3. It gives some of the best examples of extraordinary living EVER. I’m not kidding this book gave me several new heroes, and those come very far and few between for me. And if you are trying to figure out how to live extraordinarily with kids, then you DEFINITELY have to read this. Most of the incredible people he knows happen to also be living out some of the most unique family lifestyles I’ve ever heard about. I would type all of those stories up for you here and now if I wasn’t pretty sure that was on the plagiarizing no- no list. And anyways, you should read the whole book to get a better picture of it.
If my description hasn’t given you enough reason to one- click Amazon order this book or to at least check out Don’s magnificent blog, then maybe these last quotes from the book that I’m going to leave you with will…
Quotes from A Million Miles in a Thousand Years:
“Nobody cries at the end of a movie about a guy who wants a Volvo. But we spend years actually living those stories, and expect our lives to feel meaningful.”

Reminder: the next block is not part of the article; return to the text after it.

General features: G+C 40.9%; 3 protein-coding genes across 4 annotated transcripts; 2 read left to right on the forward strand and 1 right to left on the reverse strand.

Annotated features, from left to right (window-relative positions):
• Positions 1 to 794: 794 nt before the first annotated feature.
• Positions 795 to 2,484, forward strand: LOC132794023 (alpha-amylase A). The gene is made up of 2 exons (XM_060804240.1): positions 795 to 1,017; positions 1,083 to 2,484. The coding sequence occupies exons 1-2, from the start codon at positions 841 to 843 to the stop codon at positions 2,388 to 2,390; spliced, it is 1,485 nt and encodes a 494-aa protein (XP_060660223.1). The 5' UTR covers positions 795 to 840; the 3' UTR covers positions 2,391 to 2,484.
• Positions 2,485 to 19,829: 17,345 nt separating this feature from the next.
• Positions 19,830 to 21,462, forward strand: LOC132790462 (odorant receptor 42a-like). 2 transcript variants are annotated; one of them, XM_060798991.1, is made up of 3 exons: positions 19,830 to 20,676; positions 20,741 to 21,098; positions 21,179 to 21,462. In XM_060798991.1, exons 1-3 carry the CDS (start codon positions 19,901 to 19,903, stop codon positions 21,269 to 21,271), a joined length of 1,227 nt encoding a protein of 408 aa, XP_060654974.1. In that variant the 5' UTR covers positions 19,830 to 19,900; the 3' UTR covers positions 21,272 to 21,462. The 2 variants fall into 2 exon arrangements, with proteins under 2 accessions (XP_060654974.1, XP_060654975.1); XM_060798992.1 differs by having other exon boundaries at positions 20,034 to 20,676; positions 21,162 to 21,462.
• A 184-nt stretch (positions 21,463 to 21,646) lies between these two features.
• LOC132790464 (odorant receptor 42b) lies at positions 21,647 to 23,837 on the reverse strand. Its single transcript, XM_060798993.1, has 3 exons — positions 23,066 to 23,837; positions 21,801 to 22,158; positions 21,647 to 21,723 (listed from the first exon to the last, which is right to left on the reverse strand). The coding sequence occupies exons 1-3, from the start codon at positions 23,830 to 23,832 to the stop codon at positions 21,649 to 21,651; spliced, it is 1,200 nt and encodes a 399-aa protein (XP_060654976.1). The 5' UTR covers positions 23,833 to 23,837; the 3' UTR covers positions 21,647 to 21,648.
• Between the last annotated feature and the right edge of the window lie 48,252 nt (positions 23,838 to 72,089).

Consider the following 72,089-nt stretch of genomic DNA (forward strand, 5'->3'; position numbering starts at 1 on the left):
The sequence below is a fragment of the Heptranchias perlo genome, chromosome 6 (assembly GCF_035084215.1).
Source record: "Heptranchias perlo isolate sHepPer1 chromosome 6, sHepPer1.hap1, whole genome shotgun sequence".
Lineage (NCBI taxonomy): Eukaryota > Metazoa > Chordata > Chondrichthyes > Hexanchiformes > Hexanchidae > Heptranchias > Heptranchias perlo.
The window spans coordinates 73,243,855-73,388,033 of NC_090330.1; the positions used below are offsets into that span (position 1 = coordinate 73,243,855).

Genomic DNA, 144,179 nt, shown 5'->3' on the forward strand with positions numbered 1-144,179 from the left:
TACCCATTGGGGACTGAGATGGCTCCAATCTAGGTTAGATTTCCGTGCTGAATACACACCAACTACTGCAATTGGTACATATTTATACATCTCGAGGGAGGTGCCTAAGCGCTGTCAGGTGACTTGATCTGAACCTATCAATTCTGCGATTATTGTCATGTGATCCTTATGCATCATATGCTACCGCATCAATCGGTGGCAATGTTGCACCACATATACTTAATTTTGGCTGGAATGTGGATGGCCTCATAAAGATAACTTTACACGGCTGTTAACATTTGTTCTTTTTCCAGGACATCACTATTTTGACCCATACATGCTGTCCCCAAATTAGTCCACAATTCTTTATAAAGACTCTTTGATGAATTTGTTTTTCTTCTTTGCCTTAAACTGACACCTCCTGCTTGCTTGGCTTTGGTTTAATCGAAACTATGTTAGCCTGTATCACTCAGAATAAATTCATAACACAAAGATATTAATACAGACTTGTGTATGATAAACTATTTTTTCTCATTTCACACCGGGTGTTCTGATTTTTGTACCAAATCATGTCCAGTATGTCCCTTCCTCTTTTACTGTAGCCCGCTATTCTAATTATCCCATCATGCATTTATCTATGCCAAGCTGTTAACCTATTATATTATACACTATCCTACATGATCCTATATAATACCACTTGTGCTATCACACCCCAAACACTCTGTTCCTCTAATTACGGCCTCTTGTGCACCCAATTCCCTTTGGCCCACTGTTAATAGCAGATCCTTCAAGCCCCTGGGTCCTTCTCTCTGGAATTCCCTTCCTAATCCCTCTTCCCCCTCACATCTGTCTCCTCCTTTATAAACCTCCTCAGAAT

“I realized how much of our lives are spent trying to avoid conflict. Half the commercials on television are selling us something that will make life easier. Part of me wonders if our stories aren’t being stolen by the easy life.”
“Nothing against a nice condo, but I privately wondered whether I was a protagonist telling an exciting story who happened to live in a nice condo, or whether I was a protagonist telling a boring story about trying to pay off his nice condo.”
“You become like the people you interact with. And if your friends are living boring stories, you probably will too.”
“While I could not control my happiness, I could control my misery, and I would rather have had control than live in the tension of what if.”
“But fear isn’t only a guide to keeping us safe; it’s also a manipulative emotion that can trick us into living a boring life.”
I believe in this book so much that…
I am going to give away a copy of “A Million Miles in a Thousand Years” to the first person who shares the Rare Existence Facebook page with 3 people. Seriously, just 3! And they don’t even have to actually “like” the page. For once I’m going easy on you guys and having low expectations… mostly because I really want someone to win this book! So tell your friends and email me once you’ve done it! First email I get, wins!